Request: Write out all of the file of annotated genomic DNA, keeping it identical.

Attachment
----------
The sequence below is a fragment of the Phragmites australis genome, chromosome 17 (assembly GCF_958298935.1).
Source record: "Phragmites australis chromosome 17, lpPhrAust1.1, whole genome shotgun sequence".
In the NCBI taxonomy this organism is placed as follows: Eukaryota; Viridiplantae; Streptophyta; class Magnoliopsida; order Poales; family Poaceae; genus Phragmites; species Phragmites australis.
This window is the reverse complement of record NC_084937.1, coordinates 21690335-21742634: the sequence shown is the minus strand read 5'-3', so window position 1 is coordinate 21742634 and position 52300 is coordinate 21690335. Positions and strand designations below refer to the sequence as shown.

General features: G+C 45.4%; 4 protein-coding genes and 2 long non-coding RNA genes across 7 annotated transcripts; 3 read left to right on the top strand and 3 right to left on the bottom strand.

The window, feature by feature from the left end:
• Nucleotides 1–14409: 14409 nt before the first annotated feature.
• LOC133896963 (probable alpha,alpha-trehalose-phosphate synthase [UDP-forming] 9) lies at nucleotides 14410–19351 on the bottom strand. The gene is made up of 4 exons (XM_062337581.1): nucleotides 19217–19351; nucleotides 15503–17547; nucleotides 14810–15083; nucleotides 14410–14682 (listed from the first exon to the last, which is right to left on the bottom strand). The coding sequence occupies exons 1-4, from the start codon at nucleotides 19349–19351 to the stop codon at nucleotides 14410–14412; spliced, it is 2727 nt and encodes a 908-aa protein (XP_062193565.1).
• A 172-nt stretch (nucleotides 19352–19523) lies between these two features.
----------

The sequence below is a fragment of the Phragmites australis genome, chromosome 17 (assembly GCF_958298935.1).
Source record: "Phragmites australis chromosome 17, lpPhrAust1.1, whole genome shotgun sequence".
In the NCBI taxonomy this organism is placed as follows: Eukaryota; Viridiplantae; Streptophyta; class Magnoliopsida; order Poales; family Poaceae; genus Phragmites; species Phragmites australis.
This window is the reverse complement of record NC_084937.1, coordinates 21690335-21742634: the sequence shown is the minus strand read 5'-3', so window position 1 is coordinate 21742634 and position 52300 is coordinate 21690335. Positions and strand designations below refer to the sequence as shown.

General features: G+C 45.4%; 4 protein-coding genes and 2 long non-coding RNA genes across 7 annotated transcripts; 3 read left to right on the top strand and 3 right to left on the bottom strand.

The window, feature by feature from the left end:
• Nucleotides 1–14409: 14409 nt before the first annotated feature.
• LOC133896963 (probable alpha,alpha-trehalose-phosphate synthase [UDP-forming] 9) lies at nucleotides 14410–19351 on the bottom strand. The gene is made up of 4 exons (XM_062337581.1): nucleotides 19217–19351; nucleotides 15503–17547; nucleotides 14810–15083; nucleotides 14410–14682 (listed from the first exon to the last, which is right to left on the bottom strand). The coding sequence occupies exons 1-4, from the start codon at nucleotides 19349–19351 to the stop codon at nucleotides 14410–14412; spliced, it is 2727 nt and encodes a 908-aa protein (XP_062193565.1).
• A 172-nt stretch (nucleotides 19352–19523) lies between these two features.